I have been doing a lot of advocacy work on other message boards surrounding the Jerry Sandusky alleged pedophile case. On one board, PennLive.com, I met Andrea DiMaggio. What follows is a brief bio (written by her) as well as her story entitled "The Invitation" (below the jump). I will warn you there are triggers throughout, but I think it important to continue our conversation of child sexual abuse and to bear witness to Andrea's story...
I am sixty-one and transgendered. (My wife knows only a very small part of my gender issues; I came out to her after she discovered some of my writing) I knew about wanting to be a girl when I was five; which knocks the erroneous stereotypical 'cause and effect' of abuse = gender confusion on its ear. My uncle molested me and my sister over a period of three summers, starting when I was 8. He made us interact while he watched. He promised not to hurt her if I did what he asked; when he was finished he hurt her anyway. As I mentioned elsewhere, he threatened to kill both her and my younger brother if I didn't cooperate.
Around the same time my father abused me as I described in 'The Invitation.' He was physically abusive to my older and younger brothers as well, but I don't know if they were sexually abused since they have been unable to talk about the abuse my sister and I went through. My mother used me as a surrogate of sorts; she and at least three of her four siblings had been molested by my grandfather. My own father spent time in an orphanage, so he may have been hurt there, but both sides of the family can point to physical abuse and alcoholism as well, so nothing would surprise me.
I feel privileged to participate in the mission of your organization. Thank you for bringing more meaning and purpose and redemption to what was a very bad thing. My faith reminds me that all things work together for good to the glory of God. Andrea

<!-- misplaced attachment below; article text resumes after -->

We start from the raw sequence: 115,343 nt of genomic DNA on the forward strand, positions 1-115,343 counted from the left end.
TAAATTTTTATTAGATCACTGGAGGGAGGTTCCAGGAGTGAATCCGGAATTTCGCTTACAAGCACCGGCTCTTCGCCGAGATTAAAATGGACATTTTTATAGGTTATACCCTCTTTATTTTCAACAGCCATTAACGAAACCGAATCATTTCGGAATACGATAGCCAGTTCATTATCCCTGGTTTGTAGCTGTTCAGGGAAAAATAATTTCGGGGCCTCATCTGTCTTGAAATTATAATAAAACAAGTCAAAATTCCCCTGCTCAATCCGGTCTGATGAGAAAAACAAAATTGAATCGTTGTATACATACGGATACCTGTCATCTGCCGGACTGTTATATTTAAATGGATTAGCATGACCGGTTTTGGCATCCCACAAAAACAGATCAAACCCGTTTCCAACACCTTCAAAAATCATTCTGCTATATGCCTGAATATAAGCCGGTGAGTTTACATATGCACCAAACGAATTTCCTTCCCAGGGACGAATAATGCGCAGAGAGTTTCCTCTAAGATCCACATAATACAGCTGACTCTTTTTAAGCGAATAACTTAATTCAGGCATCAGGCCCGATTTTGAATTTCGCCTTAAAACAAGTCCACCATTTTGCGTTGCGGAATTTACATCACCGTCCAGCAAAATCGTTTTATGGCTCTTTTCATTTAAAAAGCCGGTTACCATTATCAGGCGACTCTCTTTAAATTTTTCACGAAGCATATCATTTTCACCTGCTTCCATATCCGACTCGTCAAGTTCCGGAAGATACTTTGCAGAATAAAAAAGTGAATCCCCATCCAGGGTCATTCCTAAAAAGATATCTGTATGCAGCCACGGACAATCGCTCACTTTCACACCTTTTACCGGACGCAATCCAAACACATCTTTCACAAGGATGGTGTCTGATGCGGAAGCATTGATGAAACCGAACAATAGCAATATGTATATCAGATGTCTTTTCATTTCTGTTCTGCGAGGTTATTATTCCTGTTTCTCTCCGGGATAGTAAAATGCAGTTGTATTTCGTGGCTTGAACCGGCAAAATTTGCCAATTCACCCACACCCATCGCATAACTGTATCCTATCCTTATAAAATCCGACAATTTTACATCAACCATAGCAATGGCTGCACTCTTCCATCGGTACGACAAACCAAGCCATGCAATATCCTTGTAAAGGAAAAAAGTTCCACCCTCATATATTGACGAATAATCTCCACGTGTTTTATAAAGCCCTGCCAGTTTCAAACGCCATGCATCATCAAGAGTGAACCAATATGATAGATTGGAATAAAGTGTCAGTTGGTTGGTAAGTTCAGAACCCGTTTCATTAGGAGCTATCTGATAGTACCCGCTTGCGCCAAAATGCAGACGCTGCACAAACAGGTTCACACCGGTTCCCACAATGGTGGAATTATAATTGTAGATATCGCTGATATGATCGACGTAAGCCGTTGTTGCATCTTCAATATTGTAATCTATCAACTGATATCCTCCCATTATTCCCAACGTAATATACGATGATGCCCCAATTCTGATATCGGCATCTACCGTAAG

by Andrea Lena DiMaggio
1959 - Lake Hiawatha, New Jersey
The little girl was only a bit frightened, but then her sibs would have told you she was likely frightened of her own shadow. A quick look-see around the house proved her fears needless as she discovered she was quite alone.
“Where is it?” She said to herself. Her search had nearly been accomplished but for one item on her list; a kind of scavenger hunt, but with things valued for their rarity and presence in her life rather than anything expensive or of value to anyone else. She bent down and tried to peek under her sister’s bed, but the bedspread had sagged and was touching the floor.
“It’s got to be somewhere….where did she leave it.” Failing was an option, but success would make the day go that much better in a long string of days that went horrible from beginning to end. A month of Sundays, they used to say, since things had been at least ‘okay.’
“Where is it?” The girl wasn’t panicking; at least not yet. She panicked a lot. Some might say she had plenty of reasons. She got down on her hands and knees and lifted the bedspread. Lying on the floor right next to her sister’s baby doll; still a popular member of their mutually cherished toys. The beanie was covered in cat hair and dust. On any day she would have had to hurry to clean it, but she was almost savoring the moment. It really made no difference in the scheme of things since she had very little time either way.